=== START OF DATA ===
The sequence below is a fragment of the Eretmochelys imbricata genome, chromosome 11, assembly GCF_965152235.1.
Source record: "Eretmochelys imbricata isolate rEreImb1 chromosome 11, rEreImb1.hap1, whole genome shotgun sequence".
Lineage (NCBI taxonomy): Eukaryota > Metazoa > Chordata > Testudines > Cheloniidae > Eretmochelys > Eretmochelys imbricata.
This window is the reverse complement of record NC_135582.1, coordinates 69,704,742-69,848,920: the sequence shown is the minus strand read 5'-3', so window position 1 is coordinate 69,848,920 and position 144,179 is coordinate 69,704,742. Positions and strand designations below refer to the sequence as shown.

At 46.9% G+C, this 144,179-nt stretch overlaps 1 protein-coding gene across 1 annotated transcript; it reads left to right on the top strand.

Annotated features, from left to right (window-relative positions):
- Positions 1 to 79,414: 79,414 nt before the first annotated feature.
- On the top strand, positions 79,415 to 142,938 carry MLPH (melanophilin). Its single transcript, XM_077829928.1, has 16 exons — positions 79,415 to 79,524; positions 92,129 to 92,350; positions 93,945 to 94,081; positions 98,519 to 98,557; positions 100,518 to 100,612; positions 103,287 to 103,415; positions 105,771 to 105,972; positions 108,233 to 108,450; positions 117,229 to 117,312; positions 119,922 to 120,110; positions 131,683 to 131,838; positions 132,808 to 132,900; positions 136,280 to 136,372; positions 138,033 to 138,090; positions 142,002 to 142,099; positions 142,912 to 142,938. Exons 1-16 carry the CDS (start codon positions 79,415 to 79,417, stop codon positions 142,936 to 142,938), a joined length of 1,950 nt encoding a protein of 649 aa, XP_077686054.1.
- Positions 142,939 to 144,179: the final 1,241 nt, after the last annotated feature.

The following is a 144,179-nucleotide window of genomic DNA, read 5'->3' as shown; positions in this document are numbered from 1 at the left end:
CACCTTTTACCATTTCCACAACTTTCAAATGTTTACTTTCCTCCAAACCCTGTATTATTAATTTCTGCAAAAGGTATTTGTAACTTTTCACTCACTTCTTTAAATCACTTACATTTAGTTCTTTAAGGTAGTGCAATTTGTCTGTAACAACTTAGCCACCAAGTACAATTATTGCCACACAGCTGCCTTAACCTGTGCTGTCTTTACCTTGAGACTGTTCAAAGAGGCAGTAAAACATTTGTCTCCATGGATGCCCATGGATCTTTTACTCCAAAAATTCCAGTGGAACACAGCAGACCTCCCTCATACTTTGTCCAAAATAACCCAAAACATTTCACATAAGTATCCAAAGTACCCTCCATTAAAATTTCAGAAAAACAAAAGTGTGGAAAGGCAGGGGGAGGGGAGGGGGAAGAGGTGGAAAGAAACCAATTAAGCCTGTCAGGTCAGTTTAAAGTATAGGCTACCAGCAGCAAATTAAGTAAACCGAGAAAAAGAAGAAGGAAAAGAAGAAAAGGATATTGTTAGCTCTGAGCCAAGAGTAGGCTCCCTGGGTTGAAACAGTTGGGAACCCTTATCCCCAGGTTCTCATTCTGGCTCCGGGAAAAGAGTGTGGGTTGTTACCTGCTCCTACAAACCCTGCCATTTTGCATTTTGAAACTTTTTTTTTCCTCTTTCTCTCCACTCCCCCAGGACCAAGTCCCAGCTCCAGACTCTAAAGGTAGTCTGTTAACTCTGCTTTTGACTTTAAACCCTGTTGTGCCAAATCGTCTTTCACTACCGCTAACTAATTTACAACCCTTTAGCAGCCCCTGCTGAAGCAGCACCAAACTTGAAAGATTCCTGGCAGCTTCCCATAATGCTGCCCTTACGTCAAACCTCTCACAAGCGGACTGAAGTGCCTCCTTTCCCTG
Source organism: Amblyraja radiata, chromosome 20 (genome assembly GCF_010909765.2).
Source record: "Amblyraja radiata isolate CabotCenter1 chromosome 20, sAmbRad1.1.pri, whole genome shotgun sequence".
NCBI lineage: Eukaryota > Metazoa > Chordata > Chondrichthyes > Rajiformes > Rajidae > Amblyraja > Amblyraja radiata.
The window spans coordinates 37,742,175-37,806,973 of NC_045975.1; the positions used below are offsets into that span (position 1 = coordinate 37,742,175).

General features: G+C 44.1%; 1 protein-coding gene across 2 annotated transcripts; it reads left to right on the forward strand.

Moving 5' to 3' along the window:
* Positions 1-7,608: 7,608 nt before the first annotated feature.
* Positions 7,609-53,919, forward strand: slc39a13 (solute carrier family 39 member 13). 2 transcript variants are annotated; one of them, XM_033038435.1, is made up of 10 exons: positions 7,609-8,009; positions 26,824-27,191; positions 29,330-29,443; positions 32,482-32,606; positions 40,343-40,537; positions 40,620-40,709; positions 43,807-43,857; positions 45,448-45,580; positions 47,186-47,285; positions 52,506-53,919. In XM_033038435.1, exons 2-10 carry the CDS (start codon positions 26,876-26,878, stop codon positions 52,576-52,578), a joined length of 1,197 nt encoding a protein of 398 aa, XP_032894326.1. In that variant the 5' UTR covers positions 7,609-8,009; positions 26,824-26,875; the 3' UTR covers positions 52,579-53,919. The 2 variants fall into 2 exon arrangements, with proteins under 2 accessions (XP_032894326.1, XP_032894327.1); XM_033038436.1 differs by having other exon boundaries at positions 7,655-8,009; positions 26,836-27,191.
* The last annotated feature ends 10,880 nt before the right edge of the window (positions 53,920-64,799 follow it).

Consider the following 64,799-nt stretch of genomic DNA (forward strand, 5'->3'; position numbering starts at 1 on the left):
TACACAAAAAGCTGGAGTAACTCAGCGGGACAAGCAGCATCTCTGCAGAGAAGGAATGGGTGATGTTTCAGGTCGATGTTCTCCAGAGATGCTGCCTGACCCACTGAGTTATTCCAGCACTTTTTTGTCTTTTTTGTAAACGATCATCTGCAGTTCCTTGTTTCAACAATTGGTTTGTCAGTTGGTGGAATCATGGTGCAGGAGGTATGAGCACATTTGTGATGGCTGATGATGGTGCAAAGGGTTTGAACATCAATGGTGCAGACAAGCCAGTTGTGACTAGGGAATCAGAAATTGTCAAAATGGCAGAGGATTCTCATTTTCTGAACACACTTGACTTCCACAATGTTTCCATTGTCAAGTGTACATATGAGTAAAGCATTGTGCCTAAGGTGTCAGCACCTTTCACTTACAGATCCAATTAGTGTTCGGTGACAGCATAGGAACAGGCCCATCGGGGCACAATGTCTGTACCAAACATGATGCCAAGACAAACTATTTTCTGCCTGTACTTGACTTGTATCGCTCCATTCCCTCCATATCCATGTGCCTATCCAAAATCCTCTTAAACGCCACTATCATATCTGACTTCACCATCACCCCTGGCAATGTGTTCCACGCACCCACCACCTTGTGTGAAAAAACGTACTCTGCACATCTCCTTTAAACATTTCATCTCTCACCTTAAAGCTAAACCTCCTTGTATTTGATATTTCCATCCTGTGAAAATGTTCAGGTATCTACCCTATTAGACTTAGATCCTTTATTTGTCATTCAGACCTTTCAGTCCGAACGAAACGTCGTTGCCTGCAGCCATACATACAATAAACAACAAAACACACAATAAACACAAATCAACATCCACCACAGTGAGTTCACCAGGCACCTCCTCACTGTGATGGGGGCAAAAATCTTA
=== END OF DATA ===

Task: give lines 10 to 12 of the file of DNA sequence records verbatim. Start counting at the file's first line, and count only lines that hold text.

The following is a 144,179-nucleotide window of genomic DNA, read 5'->3' as shown; positions in this document are numbered from 1 at the left end:
CACCTTTTACCATTTCCACAACTTTCAAATGTTTACTTTCCTCCAAACCCTGTATTATTAATTTCTGCAAAAGGTATTTGTAACTTTTCACTCACTTCTTTAAATCACTTACATTTAGTTCTTTAAGGTAGTGCAATTTGTCTGTAACAACTTAGCCACCAAGTACAATTATTGCCACACAGCTGCCTTAACCTGTGCTGTCTTTACCTTGAGACTGTTCAAAGAGGCAGTAAAACATTTGTCTCCATGGATGCCCATGGATCTTTTACTCCAAAAATTCCAGTGGAACACAGCAGACCTCCCTCATACTTTGTCCAAAATAACCCAAAACATTTCACATAAGTATCCAAAGTACCCTCCATTAAAATTTCAGAAAAACAAAAGTGTGGAAAGGCAGGGGGAGGGGAGGGGGAAGAGGTGGAAAGAAACCAATTAAGCCTGTCAGGTCAGTTTAAAGTATAGGCTACCAGCAGCAAATTAAGTAAACCGAGAAAAAGAAGAAGGAAAAGAAGAAAAGGATATTGTTAGCTCTGAGCCAAGAGTAGGCTCCCTGGGTTGAAACAGTTGGGAACCCTTATCCCCAGGTTCTCATTCTGGCTCCGGGAAAAGAGTGTGGGTTGTTACCTGCTCCTACAAACCCTGCCATTTTGCATTTTGAAACTTTTTTTTTCCTCTTTCTCTCCACTCCCCCAGGACCAAGTCCCAGCTCCAGACTCTAAAGGTAGTCTGTTAACTCTGCTTTTGACTTTAAACCCTGTTGTGCCAAATCGTCTTTCACTACCGCTAACTAATTTACAACCCTTTAGCAGCCCCTGCTGAAGCAGCACCAAACTTGAAAGATTCCTGGCAGCTTCCCATAATGCTGCCCTTACGTCAAACCTCTCACAAGCGGACTGAAGTGCCTCCTTTCCCTG
Source organism: Amblyraja radiata, chromosome 20 (genome assembly GCF_010909765.2).